An update from the thirty-third Writing Workshop with Conner Bassett
A summary of the workshop held on Saturday March 26, plus some of the output published below
Last week, Conner gave us the choice to select the final topic of the winter session workshops from a number of options, and we chose this: How to Outline a Novel. To begin, we discussed the importance of characters in outlining a novel and how every outline should begin with the personality and desire of our characters. One technique for establishing the personality and desire of our characters was to ask ourselves various questions/prompts to answer in the voices of our characters. The next step was setting/place. One technique for creating setting was eliminating characters and story and writing only about place for thirty minutes, trying the best we can to inhabit the place. The next step was establishing the story/the conflict. A few of the prompts for establishing conflict were as follows: write scenes wherein the character receives bad news, wherein the character has to make a decision (big or small), wherein the character commits a minor crime, and wherein the character has an awkward conversation with a friend or family member. We then discussed the three act structure. We learned that the first act consists of setting the story in motion by establishing character and setting and establishing conflict through the "inciting incident," or the scene in the story that sets the conflict in motion. In the second act, we raise the stakes and increase the action, which could be looked at as a sequence of the hero/protagonist failing then suffering, failing then suffering, until they reach the "point of no return," and act two ends with the protagonist gaining clarity about their dilemma. As an example, we looked at the Lion King, establishing the inciting incident as Scar's murder of Mufasa and the point at which the protagonist, Simba, gains clarity as when Simba has a vision of Mufasa telling him that he is the true king. Finally, we looked at the third and final act, which consists of two parts: the final conflict, the climax, or a battle between want and need, and the resolution.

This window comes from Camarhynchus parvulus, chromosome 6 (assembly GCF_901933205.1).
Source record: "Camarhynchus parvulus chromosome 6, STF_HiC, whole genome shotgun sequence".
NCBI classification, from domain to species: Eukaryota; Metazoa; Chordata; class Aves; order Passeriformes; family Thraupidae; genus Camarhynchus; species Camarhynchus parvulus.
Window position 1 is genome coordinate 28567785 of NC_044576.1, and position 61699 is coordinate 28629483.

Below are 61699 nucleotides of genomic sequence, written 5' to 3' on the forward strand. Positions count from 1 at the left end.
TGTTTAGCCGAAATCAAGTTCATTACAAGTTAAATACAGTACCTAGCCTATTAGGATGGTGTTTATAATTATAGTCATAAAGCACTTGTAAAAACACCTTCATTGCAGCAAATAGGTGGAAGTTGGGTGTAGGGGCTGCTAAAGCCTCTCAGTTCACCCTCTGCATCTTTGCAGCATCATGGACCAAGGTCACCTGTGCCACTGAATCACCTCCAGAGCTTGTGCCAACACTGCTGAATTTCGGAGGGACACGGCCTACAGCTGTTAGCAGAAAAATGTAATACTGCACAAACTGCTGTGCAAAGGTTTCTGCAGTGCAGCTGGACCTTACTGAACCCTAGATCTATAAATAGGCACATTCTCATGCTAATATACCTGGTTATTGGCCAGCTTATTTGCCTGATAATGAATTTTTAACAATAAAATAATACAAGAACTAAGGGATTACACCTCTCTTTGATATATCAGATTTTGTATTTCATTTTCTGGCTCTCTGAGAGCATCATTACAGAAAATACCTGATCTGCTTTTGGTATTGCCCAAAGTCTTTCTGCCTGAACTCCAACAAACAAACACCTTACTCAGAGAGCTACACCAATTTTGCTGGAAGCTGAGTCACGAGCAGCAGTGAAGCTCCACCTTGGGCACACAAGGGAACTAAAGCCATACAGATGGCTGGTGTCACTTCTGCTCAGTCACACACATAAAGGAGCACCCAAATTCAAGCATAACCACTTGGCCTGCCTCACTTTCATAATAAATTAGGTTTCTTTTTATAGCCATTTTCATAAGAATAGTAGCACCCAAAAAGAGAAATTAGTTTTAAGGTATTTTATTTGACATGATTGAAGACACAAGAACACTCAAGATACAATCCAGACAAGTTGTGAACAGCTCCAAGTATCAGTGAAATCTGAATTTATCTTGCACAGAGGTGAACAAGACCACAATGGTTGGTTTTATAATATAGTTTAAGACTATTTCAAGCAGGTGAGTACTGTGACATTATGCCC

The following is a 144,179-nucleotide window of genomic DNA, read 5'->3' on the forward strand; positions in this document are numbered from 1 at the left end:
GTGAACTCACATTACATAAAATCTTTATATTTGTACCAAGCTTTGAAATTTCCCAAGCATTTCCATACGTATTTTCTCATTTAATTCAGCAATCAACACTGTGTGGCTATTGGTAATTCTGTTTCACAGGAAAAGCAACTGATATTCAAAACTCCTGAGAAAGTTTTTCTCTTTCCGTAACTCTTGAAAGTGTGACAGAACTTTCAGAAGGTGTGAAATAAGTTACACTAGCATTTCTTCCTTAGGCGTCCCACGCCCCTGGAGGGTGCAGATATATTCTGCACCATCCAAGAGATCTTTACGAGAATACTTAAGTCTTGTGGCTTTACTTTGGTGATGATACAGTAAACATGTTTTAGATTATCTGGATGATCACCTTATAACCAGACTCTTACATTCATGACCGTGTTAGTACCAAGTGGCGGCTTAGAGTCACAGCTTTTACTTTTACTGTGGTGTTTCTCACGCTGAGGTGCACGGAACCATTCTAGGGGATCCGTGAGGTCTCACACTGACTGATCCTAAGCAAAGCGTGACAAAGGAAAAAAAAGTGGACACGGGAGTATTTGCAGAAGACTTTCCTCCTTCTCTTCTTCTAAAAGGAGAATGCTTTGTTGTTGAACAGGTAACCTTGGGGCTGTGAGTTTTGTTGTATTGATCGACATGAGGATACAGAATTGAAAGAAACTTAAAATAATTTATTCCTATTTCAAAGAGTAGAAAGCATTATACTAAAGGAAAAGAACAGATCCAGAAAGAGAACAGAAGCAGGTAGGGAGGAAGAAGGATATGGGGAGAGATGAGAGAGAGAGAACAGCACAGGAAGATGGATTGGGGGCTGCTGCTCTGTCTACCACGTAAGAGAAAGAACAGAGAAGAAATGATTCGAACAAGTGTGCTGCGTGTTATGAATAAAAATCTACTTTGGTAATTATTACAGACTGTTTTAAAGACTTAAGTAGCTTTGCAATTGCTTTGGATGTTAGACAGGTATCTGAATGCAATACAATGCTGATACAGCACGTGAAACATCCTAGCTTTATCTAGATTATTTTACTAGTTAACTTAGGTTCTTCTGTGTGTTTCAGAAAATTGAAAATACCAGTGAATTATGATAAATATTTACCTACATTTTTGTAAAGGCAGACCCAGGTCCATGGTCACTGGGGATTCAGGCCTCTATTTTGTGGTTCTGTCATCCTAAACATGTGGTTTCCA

The Challenge: Either 1) Complete the get-to-know-your-character exercises, 2) Write one scene to establish conflict, or 3) Outline an entire novel.
The Participants: Amelia, Penelope, Emma, Sophia, Nova, Gwynne, Lina, Josh, Quinn, Ellie, Samantha, Chelsea, Amber, Alice